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Kinda didn’t want to run afoul of the mouse so maybe there’s a Chris, a former WWE wrestler, and anthropomorphized sequoia and others under that hat, or maybe not. Hat is (c) 47 Brands and logo Cleveland Guardians and Major League Baseball.

So ONCE AGAIN the revered PECOTA deigned to release their preseason projections and put the White Sox at 3rd in the AL Central behind The Cleveland (not really the) Guardians and the Minnesota (has only ONE metro area) Twins. Sure, at this point, nothing less than crushing mediocrity is expected from 35th and Shields, after the not a rebuild has yielded two playoff cups of coffee and the mass mind numbing of 2022. That doesn’t mean that Sox fan pessimism should carry over to actual projections. So, as has been the wont of this blog since 2021’s bold PECOTA prediction that the Sox weren’t gonna be nuthin’, PECOTA will be proven wrong by comparing the various position groups of the Sox and their rivals. Over the next five posts the Sox will be compared to, in order: The Cleveland Guardians, The Minnesota Twins, The AL East contenders, The AL West contenders, and the similarly rated Rangers and Red Sox who are an interesting case study in trying to spend into mattering and returning to the Red Sox of the 80’s and 90’s. In all likelihood the Sox are better than the once again youth-oriented Royals, or the Tigers and Orioles…so further we sayeth naught as we have so many times before. Therefore, without further ado, PECOTA please grab an egg, get yer sucking lips ready and let’s see why the White Sox are better than the Guardians. Even though the Guardians were better than the Sox last year. Oy.

As usual, and notwithstanding bringing Elvis back in the building on the eve of spring training, there is an assumption that Rick Hahn has nothing of impact up his sleeve. Based on the rest of the offseason, he doesn’t own sleeves.

Ranking the teams by position:

Rotation: White Sox over Guardians. This is almost a tossup because the top three Guardians in Shane Bieber, Tristan McKenzie and Cal Quantrill are pretty good. Bieber as the ace was not the strikeout guy he had been in the past, and McKenzie and Quantrill had career years last year. Keep in mind, neither had much of a career prior to that so the bar was really low. If they regress at all the Cleveland rotation goes from tough to serviceable. Meanwhile, Cy Young runner-up Dylan Cease is still joined by Lucas Giolito and Lance Lynn, who have, respectively, a desire to earn a giant contract and has a permanent chip embedded in his shoulder (rumored to be sour cream and cheddar). You have a feeling that a slimmed down Giolito can and will rebound, while Lynn will be fairly reliable when healthy (and he says he’s healthy). Where things go the Sox way the most is at 4 and 5. Michael Kopech as the Sox’ 4th starter is in a make-or-break year to show that he is a top-end rotation option, and he really actually truly has the talent to do it. The x-factor is Mike Clevinger, who regardless of what anyone thinks of him as a person, is in Sox camp and is set to be in the rotation. If he isn’t suspended and pitches close to his old self…that’s a big plus for the Sox as the 5th starter. The Guardians have issues at both 4 and 5, where Aaron Civale and Zac Plesac are trying to show that they belong in an MLB rotation at all after injuries and mediocre stuff caught up with them. It may come down to a minor leaguer making the leap for each team, which for Cleveland always seems like they have several options are available while the Sox have Davis Martin. And Martin was fine last year. The Sox run four to six deep at a higher talent level over Cleveland, with two to three fewer question marks. The Sox have the advantage.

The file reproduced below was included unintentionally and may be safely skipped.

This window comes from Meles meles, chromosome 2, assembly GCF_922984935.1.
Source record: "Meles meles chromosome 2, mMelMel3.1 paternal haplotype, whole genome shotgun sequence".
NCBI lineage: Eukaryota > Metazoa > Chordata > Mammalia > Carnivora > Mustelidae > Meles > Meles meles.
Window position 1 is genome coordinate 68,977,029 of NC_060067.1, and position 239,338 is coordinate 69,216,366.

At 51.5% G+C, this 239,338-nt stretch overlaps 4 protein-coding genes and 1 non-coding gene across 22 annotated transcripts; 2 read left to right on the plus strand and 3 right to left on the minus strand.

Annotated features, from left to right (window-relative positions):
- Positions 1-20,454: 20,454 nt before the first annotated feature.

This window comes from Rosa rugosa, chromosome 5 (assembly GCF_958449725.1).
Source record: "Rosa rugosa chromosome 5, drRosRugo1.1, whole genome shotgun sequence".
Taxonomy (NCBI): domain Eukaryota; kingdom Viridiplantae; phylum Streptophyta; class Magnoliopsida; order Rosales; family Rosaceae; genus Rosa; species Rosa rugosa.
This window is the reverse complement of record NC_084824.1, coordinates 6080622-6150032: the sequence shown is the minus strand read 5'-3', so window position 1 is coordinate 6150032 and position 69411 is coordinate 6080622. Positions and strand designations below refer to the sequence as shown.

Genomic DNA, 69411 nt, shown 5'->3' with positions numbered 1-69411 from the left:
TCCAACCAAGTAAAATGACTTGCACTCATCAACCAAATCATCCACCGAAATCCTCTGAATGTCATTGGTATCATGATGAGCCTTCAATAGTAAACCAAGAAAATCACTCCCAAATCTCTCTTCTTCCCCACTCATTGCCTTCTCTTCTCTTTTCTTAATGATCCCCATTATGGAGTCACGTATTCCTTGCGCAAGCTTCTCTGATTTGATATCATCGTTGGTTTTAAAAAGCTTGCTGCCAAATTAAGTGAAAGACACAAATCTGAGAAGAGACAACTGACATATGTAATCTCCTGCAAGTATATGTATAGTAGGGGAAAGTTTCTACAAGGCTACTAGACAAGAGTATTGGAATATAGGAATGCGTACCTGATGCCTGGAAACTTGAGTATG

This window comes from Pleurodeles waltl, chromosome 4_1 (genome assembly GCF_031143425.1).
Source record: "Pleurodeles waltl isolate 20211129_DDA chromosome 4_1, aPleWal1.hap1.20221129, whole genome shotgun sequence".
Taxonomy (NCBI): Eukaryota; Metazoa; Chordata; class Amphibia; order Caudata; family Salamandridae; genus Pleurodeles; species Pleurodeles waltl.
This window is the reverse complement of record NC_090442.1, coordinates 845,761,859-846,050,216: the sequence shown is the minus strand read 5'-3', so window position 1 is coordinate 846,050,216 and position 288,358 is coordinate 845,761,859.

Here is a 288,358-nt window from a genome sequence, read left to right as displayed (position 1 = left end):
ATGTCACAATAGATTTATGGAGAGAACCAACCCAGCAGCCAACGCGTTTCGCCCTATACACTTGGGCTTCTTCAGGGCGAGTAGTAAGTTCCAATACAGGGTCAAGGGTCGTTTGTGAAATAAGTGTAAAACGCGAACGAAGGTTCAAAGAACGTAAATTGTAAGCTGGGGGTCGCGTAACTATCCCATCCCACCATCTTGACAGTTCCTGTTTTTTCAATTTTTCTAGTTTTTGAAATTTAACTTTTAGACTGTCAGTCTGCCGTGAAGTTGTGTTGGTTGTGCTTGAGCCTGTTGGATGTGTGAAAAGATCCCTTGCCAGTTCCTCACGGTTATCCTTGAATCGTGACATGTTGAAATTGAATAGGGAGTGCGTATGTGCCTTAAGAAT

Bullpen: Guardians over White Sox. Liam Hendriks is the best closer in the game that won’t pitch this year. Emmanuel Clase is the best closer in baseball who will pitch this year. The Guardians had as solid a pen as anyone last year and this year seems no different with most of that pen retained and an elite closer. The Sox will be returning with the same group as well, but it is one that had questions last year and has all-new questions this year. Namely, who closes? How quickly will Garrett Crochet return and find his stuff? Is Joe Kelly finished imploding? Inquiring minds want to know. Until the Sox get good answers, their bullpen is suspect. Guardians advantage.

Outfield: White Sox over Guardians. Luis Robert Jr. can basically begin and end this discussion. The best the Guardians offer in the OF is Steven Kwan, who is what Sox fans thought Nick Madrigal would be at the plate in terms of getting on base and never striking out. What Kwan is not is MVP talented like Robert. All La Pantera needs is sustained health to really show what he can do. As a result, Robert will likely show up to camp in “the best shape of his life”, as will about 20 other guys on the team. Flanking Robert is solid MLB LF Andrew Benintendi and the Sox’ top(ish) prospect Oscar Colas. Colas should show a lot of power and and decent average, and decent D to boot. Well, to not boot. To stage left of Kwan is Myles Straw, who the Astros traded to Cleveland because he couldn’t hit. Straw has largely proven them right. The Guardians of right field are a mashup of youngsters likely to be lead by Oscar Gonzalez, who played well last year in a way that Oscar Colas could at a minimum meet but should surpass. The Sox have the better Oscar, maybe for best picture as opposed to, say, best supporting actor. And the Sox have Luis Robert Jr. And the Sox win this position.

Shortstop: White Sox over Guardians. Tim Anderson remains a star player until further notice. Amed Rosario remains a fairly average player until further notice. Rosario won’t hurt the former tribe with his bat or glove, but he’s never really shown that he can transcend anything. Nice and solidly…average. On the other side, TA has a way of carrying the Sox at the plate for long stretches and doesn’t hurt the team in the field when his head and health are in it. This really isn’t close. Sox advantage by a mile.